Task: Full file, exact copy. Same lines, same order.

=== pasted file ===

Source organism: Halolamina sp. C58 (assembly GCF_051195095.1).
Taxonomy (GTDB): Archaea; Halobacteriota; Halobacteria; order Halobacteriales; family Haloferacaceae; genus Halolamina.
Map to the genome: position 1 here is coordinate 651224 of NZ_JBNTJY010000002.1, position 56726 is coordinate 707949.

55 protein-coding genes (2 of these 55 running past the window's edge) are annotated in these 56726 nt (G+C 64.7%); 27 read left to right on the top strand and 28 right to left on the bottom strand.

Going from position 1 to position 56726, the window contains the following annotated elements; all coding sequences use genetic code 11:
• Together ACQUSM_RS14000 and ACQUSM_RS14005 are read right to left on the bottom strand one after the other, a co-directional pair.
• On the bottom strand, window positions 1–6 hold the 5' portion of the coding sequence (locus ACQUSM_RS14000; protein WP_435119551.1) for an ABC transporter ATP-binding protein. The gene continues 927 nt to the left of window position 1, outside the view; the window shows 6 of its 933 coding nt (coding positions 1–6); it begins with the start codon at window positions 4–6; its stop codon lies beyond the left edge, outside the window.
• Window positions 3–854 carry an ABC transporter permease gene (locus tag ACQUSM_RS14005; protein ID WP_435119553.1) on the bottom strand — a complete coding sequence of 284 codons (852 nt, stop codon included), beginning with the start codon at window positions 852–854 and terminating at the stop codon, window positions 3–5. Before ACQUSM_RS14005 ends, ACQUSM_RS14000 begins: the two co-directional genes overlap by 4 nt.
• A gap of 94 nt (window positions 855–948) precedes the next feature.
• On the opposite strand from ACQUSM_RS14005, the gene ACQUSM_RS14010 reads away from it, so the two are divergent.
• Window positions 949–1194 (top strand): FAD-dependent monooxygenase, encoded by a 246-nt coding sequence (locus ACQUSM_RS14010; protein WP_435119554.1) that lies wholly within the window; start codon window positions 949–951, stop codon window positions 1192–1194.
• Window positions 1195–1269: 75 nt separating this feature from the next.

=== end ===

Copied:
Source organism: Halolamina sp. C58 (assembly GCF_051195095.1).
Taxonomy (GTDB): Archaea; Halobacteriota; Halobacteria; order Halobacteriales; family Haloferacaceae; genus Halolamina.
Map to the genome: position 1 here is coordinate 651224 of NZ_JBNTJY010000002.1, position 56726 is coordinate 707949.

55 protein-coding genes (2 of these 55 running past the window's edge) are annotated in these 56726 nt (G+C 64.7%); 27 read left to right on the top strand and 28 right to left on the bottom strand.

Going from position 1 to position 56726, the window contains the following annotated elements; all coding sequences use genetic code 11:
• Together ACQUSM_RS14000 and ACQUSM_RS14005 are read right to left on the bottom strand one after the other, a co-directional pair.
• On the bottom strand, window positions 1–6 hold the 5' portion of the coding sequence (locus ACQUSM_RS14000; protein WP_435119551.1) for an ABC transporter ATP-binding protein. The gene continues 927 nt to the left of window position 1, outside the view; the window shows 6 of its 933 coding nt (coding positions 1–6); it begins with the start codon at window positions 4–6; its stop codon lies beyond the left edge, outside the window.
• Window positions 3–854 carry an ABC transporter permease gene (locus tag ACQUSM_RS14005; protein ID WP_435119553.1) on the bottom strand — a complete coding sequence of 284 codons (852 nt, stop codon included), beginning with the start codon at window positions 852–854 and terminating at the stop codon, window positions 3–5. Before ACQUSM_RS14005 ends, ACQUSM_RS14000 begins: the two co-directional genes overlap by 4 nt.
• A gap of 94 nt (window positions 855–948) precedes the next feature.
• On the opposite strand from ACQUSM_RS14005, the gene ACQUSM_RS14010 reads away from it, so the two are divergent.
• Window positions 949–1194 (top strand): FAD-dependent monooxygenase, encoded by a 246-nt coding sequence (locus ACQUSM_RS14010; protein WP_435119554.1) that lies wholly within the window; start codon window positions 949–951, stop codon window positions 1192–1194.
• Window positions 1195–1269: 75 nt separating this feature from the next.